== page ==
Showing posts from 2013

All roads lead to Balkans

Last year at Thanksgiving I was in New Jersey. I was invited by Sophia and Spyros, a couple of psychoanalysts and close friends, to share their Thanksgiving dinner. Sophia is one of the child survivors of the holocaust and Spyros a child of Greek immigrants, who came to America in the 1930s. Sophia and Spyros met in Manhattan in the 70’. Sophia was finishing her PhD in psychoanalysis and would often have lunch at a Greek diner, run by Spyros’s family and where he was working as a waiter. This was the beginning of a romance that ended in their marrying after a few months. Spyros decided to quit his job at the Greek diner and dedicate himself to psychoanalysis. He told me how his parents couldn’t understand what “psychoanalysis” was about. They were hoping for him to become an engineer, so that he could go back one day to their birthplace, in the tiny island of Erikusa near Corfu, and build roads there. Spyros remained in Manhattan and became a renowned psychoanalyst. Last year th

Ducks are lucky…

Next to where I live, walking yesterday under zero and toward the NoWhere, lost in my thoughts, I met these unidentified ducks. To tell the truth, when I suddenly saw them in my way, my thoughts went to Alfred Hitchcock and his film "The Birds". Then, looking at how the ducks reacted to my presence completely duckly, that is peacefully and above all with absolute indifference, I started thinking t hat ducks are lucky; when they want to take a drink all they do is duck their bill. Doesn't matter if they spill. When they want to take a swim, all they do is dive right in; and they never seem to sink. Ducks are lucky, don't you think? After a bit, I realized that all I said about ducks is from a poem I had read some weeks ago (Mary Ann Hoberman, an American writer of children’s books, is the author). Realizing that I took other's verses for my own I felt a little bit like a foolish duck, with a bit of luck.  Generally I like ducks. When I was a child my parent

Autumn Leaves…

The trees in front of my house lost their beautiful leaves overnight. The autumn leaves lie now on the sidewalk, like the lost hairs of a beautiful blond head. I didn't hear any complaints though: trees don't blame anyone, they don't play the victim. They surrender to their winter fate while and their naked branches tell me to stay warm, because winter came to town. My second Bostonian winter; the beautiful and wild winter of the North. It made me realize, once more, that I like people and personal freedom more than trees and roots; It made me discover, for the first time, that "I don't like climate, I like weather"…

Immigration & Loneliness

“Do you feel alone here?” – this is a question I hear some times, from some Americans I meet by chance, once they learn I am a new immigrant in Boston (even though I belong to the "privileged immigrants" this time around). I instinctively sense the “nature” of the question. A new immigrant, usually, suffers loneliness.    “Not really” - is my answer. My interlocutors look puzzled and stare at me as though I were some bizarre species. “I guess I have made some wonderful new friends here” I add. Then, they nod: as a sign of encouragement or disbelief. The truth is that “immigration” and “loneliness” are like communicated vessels. The “literature of immigration” is full of characters who crave to escape from the crushing burden of loneliness in the new and unknown land. The foreign language, the prejudices against the newcomer, the lack of time and lots of anxiety about the unknown don’t allow the immigrant to make new friends easily. Moreover, here in the new land,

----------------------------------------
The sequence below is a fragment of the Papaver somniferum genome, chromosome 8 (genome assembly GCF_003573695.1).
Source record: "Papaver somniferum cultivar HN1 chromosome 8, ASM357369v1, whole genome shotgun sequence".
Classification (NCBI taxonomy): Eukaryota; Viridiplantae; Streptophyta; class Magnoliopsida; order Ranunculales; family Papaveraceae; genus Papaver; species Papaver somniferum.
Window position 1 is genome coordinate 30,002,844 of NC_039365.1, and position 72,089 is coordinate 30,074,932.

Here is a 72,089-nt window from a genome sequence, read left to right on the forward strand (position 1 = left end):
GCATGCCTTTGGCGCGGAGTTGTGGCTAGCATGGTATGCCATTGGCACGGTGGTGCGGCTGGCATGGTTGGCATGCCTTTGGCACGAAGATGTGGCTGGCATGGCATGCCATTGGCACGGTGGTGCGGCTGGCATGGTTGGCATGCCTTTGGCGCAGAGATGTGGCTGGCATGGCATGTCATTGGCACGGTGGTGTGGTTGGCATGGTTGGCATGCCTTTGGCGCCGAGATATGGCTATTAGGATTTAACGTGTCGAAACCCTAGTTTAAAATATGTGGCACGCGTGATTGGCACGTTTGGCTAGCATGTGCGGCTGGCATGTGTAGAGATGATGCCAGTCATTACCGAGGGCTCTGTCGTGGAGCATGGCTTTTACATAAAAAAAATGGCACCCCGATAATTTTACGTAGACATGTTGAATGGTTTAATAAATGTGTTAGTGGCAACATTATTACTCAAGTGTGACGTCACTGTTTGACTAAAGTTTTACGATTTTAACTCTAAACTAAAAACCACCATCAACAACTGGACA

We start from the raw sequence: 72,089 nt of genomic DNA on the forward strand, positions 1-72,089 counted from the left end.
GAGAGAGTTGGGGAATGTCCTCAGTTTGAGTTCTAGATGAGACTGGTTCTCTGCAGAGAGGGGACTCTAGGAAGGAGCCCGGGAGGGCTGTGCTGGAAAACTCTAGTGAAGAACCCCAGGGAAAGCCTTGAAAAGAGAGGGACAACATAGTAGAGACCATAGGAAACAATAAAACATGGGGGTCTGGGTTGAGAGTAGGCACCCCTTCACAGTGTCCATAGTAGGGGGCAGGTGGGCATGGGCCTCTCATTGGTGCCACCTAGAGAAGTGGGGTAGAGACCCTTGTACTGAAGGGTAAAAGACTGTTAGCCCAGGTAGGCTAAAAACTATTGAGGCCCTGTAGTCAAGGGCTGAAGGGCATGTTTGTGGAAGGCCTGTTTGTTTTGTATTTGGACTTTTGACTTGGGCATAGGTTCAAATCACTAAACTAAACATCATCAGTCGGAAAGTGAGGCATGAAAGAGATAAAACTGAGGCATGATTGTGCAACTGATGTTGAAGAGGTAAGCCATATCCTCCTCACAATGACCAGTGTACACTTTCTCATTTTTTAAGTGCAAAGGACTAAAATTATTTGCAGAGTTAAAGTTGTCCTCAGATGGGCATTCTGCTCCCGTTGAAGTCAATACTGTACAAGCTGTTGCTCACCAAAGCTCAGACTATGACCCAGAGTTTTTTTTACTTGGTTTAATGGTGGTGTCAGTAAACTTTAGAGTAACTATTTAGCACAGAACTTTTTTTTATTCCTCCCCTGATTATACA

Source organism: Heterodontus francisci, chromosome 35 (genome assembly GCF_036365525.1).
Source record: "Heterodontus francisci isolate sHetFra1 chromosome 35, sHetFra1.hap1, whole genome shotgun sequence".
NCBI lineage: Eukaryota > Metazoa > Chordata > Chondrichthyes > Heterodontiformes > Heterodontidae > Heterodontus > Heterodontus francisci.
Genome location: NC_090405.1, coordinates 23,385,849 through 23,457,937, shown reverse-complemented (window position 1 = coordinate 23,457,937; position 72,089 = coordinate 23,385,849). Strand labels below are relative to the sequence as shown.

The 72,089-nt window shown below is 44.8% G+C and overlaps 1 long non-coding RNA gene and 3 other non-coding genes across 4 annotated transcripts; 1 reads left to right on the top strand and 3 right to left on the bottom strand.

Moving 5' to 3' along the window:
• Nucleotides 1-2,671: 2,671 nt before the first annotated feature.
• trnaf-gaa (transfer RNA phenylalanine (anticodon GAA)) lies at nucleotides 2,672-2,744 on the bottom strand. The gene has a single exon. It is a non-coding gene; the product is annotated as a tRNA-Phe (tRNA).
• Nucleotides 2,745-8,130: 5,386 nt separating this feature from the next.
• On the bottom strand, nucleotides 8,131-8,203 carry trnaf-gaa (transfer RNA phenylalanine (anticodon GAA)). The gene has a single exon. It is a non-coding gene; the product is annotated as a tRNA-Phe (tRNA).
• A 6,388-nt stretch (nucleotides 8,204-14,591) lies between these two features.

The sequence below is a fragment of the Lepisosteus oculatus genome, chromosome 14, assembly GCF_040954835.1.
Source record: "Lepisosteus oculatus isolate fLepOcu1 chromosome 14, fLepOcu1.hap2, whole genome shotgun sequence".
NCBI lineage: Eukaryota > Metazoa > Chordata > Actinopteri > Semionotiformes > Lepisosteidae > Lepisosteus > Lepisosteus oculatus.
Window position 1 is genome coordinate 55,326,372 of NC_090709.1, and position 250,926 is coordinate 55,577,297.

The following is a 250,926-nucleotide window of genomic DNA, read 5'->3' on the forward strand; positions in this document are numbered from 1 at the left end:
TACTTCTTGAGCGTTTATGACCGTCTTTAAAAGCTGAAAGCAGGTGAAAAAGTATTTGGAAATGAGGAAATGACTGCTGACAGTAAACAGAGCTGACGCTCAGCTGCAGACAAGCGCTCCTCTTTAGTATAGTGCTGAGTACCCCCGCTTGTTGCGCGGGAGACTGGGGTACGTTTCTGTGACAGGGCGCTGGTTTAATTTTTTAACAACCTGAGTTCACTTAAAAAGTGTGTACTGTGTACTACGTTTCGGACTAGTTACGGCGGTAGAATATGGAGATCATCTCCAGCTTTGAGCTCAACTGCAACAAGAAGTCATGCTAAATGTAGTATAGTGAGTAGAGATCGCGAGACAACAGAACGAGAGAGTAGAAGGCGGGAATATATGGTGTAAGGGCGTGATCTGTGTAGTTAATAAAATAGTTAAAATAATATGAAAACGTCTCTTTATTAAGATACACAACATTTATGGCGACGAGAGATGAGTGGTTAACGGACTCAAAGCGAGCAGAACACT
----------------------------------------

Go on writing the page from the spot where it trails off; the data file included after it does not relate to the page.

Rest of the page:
Two Yellow Finches

I saw them hanging there, yellow sneakers on black power lines, without the foot that used to wear them and with the half-blue-half-cloudy autumnal bostonian sky as background. I saw them in my neighborhood that is full of students and adolescents; actually, every now and then, while I'm walking on the streets of my neighborhood, my eyes fall upon sneakers hovering over my head, hanging on telephone wires, power lines and even trees; usually during the weekends, when students have a lot of alcohol, dancing and sex. There is already a term in America for this phenomenon: “ shoe tossing”; the guy who does the shoe tossing is called “shoe thrower”. There are a bunch of urban legends on why young Americans want to show their old sneakers to the entire new world. It is believed that this is a sort of rite of passage for adolescents; teenage boys who've just "scored" for the first time — i.e., lost their virginity — are wont to heave an old pair of sneakers over a po

Smoking Shelters

I am sitting on one of the blue shuttle buses going toward Boston airport. I am searching the pages of Europe, travels through the twentieth century, the book of Geert Mak, looking for a precise quote I intend to use in an essay I am writing currently. I find it, finally: “Blood is stronger than any passport” – one of the slogans of the Nazis in the 30s. I take my eyes off the book and start staring out of the bus window. I see a Smoking Shelter across the street, next to the airport. This is the first time I see something similar. It looks like a glass-cage; there is someone smoking there, but he stands out of the cage, out of the smoking shelter. Repeating silently the words “Smoking Shelter”, the words "Fallout Shelter" follow suit in my brain, like an association of ideas. Who knows, one day, smokers would have to buy or rent fallout shelters, in order to be allowed to smoke. - “Excuse me, are you American?”. A female voice, in her forties, sitting next to me,